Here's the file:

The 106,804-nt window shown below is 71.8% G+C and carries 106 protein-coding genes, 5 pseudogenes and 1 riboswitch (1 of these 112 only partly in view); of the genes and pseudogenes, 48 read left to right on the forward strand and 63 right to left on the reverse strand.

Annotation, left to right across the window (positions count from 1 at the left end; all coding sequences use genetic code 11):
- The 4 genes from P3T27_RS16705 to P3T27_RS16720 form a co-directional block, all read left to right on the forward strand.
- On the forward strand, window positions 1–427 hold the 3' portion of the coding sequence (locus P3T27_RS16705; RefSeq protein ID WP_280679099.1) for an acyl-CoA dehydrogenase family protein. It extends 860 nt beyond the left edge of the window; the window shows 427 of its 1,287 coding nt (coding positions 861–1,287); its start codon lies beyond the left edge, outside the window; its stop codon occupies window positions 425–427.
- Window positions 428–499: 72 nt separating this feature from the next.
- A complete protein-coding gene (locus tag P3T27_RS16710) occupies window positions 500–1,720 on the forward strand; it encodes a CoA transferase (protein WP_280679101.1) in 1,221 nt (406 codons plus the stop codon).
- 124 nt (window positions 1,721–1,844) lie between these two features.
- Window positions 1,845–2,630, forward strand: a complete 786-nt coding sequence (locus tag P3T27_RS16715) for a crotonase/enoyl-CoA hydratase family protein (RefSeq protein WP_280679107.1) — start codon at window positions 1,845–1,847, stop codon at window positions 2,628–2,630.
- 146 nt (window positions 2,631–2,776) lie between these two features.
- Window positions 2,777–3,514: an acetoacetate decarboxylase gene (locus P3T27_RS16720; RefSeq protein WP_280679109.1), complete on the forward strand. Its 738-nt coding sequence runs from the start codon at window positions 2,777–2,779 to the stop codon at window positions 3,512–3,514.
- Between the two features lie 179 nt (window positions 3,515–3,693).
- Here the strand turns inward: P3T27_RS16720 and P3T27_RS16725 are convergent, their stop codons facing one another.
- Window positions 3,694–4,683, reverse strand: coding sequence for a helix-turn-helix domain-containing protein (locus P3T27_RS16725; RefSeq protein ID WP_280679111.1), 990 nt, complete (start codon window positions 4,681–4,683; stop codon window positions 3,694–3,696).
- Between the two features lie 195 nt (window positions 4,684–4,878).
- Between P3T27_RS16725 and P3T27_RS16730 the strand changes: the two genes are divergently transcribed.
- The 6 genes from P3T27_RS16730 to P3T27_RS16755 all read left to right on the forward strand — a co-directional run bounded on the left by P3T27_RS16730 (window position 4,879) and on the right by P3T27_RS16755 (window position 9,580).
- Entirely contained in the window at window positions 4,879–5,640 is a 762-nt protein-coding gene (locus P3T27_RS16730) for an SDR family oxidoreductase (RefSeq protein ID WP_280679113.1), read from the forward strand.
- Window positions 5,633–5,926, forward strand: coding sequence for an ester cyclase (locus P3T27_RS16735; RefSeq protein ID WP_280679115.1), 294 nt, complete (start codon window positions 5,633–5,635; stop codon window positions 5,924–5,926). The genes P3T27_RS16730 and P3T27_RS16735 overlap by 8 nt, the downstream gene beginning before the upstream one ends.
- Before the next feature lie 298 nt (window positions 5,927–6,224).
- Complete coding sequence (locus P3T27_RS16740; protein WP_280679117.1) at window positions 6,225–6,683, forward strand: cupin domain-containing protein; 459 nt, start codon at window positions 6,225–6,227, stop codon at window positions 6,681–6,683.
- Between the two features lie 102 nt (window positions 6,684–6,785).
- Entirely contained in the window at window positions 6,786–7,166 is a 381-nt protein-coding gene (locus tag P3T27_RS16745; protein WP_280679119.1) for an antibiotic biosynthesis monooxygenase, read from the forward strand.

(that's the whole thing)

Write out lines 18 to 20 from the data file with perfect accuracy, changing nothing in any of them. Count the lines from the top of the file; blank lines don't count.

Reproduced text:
- Window positions 5,633–5,926, forward strand: coding sequence for an ester cyclase (locus P3T27_RS16735; RefSeq protein ID WP_280679115.1), 294 nt, complete (start codon window positions 5,633–5,635; stop codon window positions 5,924–5,926). The genes P3T27_RS16730 and P3T27_RS16735 overlap by 8 nt, the downstream gene beginning before the upstream one ends.
- Before the next feature lie 298 nt (window positions 5,927–6,224).
- Complete coding sequence (locus P3T27_RS16740; protein WP_280679117.1) at window positions 6,225–6,683, forward strand: cupin domain-containing protein; 459 nt, start codon at window positions 6,225–6,227, stop codon at window positions 6,681–6,683.